Nima Adelkhani Uses Silicon Valley Knowledge To Improve Middle Eastern Entrepreneurship
Previously on Killerstartups, I wrote about a program with Silicon Valley connections aimed at businesses interested the Sub-Saharan Africa market. Now, another Silicon Valley alum, Nima Adelkhani, is interested in bringing business talent fro the Arab world to the Valley to learn from the best and brightest.
Adelkhani’s PITME (Progress In Technology Middle East) is a training and networking program which will expose selected entrepreneurs from the Middle East to some of the more innovative ways of planning and monetization Silicon Valley style.
The Middle East Focus
As of now, Adelkhani aims to develop and train entrepreneurs from Lebanon, Egypt, United Arab Emirates, and Saudi Arabia. After working for the incubator The Founder Institute, Adelkhani decided to concentrate on his own interests after realizing he enjoyed being involved with several different companies at once. The 35-year experience in the Valley now has him interested in wanting to share a bit of this vision with his Middle Eastern counterparts.
On a recent visit to the Middle East, Adelkhani took note of the many excellent ideas that he says were neither, copycats nor clones. Born in Germany to an Iranian father, Adelkhani has been exposed, from a young age, to diversity and seeing how cultures can work together. This, it seems, is included in his vision for business.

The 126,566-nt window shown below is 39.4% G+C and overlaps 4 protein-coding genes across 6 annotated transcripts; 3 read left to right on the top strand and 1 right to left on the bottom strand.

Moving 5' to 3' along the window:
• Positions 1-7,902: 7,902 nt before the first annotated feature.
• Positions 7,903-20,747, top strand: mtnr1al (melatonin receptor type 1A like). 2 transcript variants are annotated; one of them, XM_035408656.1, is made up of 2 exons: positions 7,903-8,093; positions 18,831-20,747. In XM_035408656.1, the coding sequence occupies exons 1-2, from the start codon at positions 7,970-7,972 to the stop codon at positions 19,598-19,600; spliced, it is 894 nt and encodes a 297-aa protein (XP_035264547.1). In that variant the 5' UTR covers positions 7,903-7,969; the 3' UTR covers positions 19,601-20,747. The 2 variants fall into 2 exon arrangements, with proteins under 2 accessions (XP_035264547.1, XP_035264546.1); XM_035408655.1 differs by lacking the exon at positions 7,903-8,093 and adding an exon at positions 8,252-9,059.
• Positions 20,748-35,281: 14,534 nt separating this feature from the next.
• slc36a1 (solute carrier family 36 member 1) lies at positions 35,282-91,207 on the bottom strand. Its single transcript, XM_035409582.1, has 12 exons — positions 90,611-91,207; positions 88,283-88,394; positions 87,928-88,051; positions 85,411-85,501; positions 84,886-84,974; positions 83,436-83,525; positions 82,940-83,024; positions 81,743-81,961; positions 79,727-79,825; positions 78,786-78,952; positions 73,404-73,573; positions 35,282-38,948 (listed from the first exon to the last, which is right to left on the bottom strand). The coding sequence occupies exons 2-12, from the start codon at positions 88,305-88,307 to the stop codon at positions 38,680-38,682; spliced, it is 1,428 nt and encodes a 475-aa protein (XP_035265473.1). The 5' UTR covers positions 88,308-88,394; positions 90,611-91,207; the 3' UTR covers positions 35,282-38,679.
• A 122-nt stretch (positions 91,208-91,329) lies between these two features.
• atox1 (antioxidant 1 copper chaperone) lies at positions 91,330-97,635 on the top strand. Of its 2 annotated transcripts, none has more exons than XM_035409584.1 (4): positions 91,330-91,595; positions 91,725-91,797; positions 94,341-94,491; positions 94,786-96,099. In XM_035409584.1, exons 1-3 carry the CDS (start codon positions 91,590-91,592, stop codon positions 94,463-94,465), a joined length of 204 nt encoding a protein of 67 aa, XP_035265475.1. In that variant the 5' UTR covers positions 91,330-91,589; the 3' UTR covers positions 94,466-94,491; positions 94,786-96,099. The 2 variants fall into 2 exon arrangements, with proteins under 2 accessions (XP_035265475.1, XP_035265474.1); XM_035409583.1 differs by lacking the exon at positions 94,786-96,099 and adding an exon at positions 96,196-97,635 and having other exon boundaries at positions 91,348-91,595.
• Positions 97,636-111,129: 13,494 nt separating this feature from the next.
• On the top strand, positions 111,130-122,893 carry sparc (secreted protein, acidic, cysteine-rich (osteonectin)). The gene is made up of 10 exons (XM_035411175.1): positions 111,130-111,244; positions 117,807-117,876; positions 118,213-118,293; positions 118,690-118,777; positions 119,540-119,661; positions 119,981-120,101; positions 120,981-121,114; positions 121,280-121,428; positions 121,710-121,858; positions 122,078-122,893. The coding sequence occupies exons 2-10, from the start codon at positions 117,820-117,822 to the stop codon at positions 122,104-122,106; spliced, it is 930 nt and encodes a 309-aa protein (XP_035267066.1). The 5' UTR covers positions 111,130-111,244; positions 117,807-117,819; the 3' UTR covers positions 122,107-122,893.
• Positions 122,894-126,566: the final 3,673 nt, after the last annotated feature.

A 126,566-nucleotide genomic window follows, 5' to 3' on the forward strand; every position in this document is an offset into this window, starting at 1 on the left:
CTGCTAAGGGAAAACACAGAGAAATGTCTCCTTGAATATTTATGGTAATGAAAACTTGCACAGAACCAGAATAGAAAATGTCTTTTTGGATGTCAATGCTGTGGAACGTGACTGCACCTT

In addition to having a German mother, Adelkhani also notes that his wide view on culture was impacted by also having close to him Palestinians as a child. Eventually moving to the United States, this idea permeates his vision of what business and entrepreneurship can be despite the well-known conflicts in the Middle East.
Helping Business Grow
Not only satisfied with wanting to show Middle Eastern entrepreneurs how to monotize their startups, Adelkhani is also interested in giving the entrepreneurs the necessary tools to return to their communities to help further develop business and act as angel investors. It’s a healthy approach to business and it should prove a fruitful pursuit.
Part of Adelkhani’s vision includes connecting these entrepreneurs directly with the Silicon Valley mentorship of Arad Rostampour, Brian Wong, and Mona DeFrawi. This, he believes, will not only put these entrepreneurs in a better position to make their companies more successful, but it will also expand their network into important thinkers and doers in Silicon Valley for future connections and ventures.
Israel is already well known in the startup world as being the country with the highest startup volume per capita although the parts of the Middle East Adelkhani is interested in concentrating on haven’t been covered as well.
Critics of Adelkhani’s idea say that what he aims to create in the Middle East in terms of business knowledge and infrastructure may well take up to two decades. Adelkhani is much more optimistic regarding his plan and sees the seeds of his ideas beginning to grow results as quickly as one fourth of that time frame.
Adelkhani is aiming high with this particular project but it seems as if he’s got the knowledge and the experience to make it happen. He knows better than anyone that if it’s worth doing, it’s only worth doing with engines at full power.